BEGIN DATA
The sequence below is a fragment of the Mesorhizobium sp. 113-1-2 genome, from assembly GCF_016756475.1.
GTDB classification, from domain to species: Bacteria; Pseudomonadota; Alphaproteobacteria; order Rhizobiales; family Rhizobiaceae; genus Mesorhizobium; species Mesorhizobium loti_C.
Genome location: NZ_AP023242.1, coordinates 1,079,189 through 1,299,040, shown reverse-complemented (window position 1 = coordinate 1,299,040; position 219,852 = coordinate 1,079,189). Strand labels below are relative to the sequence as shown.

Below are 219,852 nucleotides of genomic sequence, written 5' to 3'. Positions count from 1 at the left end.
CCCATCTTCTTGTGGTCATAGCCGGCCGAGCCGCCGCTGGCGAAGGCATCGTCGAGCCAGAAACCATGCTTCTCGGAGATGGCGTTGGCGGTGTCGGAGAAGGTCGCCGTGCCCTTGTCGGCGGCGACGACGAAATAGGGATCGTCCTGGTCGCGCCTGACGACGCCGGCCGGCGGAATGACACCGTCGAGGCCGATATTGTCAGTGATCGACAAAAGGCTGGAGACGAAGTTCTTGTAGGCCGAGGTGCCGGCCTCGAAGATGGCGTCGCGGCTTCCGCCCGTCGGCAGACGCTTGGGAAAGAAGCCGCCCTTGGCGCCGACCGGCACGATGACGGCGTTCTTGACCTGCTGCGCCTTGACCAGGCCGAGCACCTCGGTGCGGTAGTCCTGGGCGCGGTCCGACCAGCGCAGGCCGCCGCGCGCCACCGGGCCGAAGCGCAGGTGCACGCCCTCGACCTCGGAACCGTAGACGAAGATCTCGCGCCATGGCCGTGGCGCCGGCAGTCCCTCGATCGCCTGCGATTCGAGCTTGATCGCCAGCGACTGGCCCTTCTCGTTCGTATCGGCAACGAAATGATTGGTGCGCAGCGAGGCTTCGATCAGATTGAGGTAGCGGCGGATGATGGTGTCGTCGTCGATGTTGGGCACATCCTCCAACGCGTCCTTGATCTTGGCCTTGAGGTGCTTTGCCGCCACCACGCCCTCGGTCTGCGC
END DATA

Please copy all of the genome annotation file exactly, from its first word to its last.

The sequence below is a fragment of the Mesorhizobium sp. 113-1-2 genome, from assembly GCF_016756475.1.
GTDB classification, from domain to species: Bacteria; Pseudomonadota; Alphaproteobacteria; order Rhizobiales; family Rhizobiaceae; genus Mesorhizobium; species Mesorhizobium loti_C.
Genome location: NZ_AP023242.1, coordinates 1,079,189 through 1,299,040, shown reverse-complemented (window position 1 = coordinate 1,299,040; position 219,852 = coordinate 1,079,189). Strand labels below are relative to the sequence as shown.

Below are 219,852 nucleotides of genomic sequence, written 5' to 3'. Positions count from 1 at the left end.
CCCATCTTCTTGTGGTCATAGCCGGCCGAGCCGCCGCTGGCGAAGGCATCGTCGAGCCAGAAACCATGCTTCTCGGAGATGGCGTTGGCGGTGTCGGAGAAGGTCGCCGTGCCCTTGTCGGCGGCGACGACGAAATAGGGATCGTCCTGGTCGCGCCTGACGACGCCGGCCGGCGGAATGACACCGTCGAGGCCGATATTGTCAGTGATCGACAAAAGGCTGGAGACGAAGTTCTTGTAGGCCGAGGTGCCGGCCTCGAAGATGGCGTCGCGGCTTCCGCCCGTCGGCAGACGCTTGGGAAAGAAGCCGCCCTTGGCGCCGACCGGCACGATGACGGCGTTCTTGACCTGCTGCGCCTTGACCAGGCCGAGCACCTCGGTGCGGTAGTCCTGGGCGCGGTCCGACCAGCGCAGGCCGCCGCGCGCCACCGGGCCGAAGCGCAGGTGCACGCCCTCGACCTCGGAACCGTAGACGAAGATCTCGCGCCATGGCCGTGGCGCCGGCAGTCCCTCGATCGCCTGCGATTCGAGCTTGATCGCCAGCGACTGGCCCTTCTCGTTCGTATCGGCAACGAAATGATTGGTGCGCAGCGAGGCTTCGATCAGATTGAGGTAGCGGCGGATGATGGTGTCGTCGTCGATGTTGGGCACATCCTCCAACGCGTCCTTGATCTTGGCCTTGAGGTGCTTTGCCGCCACCACGCCCTCGGTCTGCGC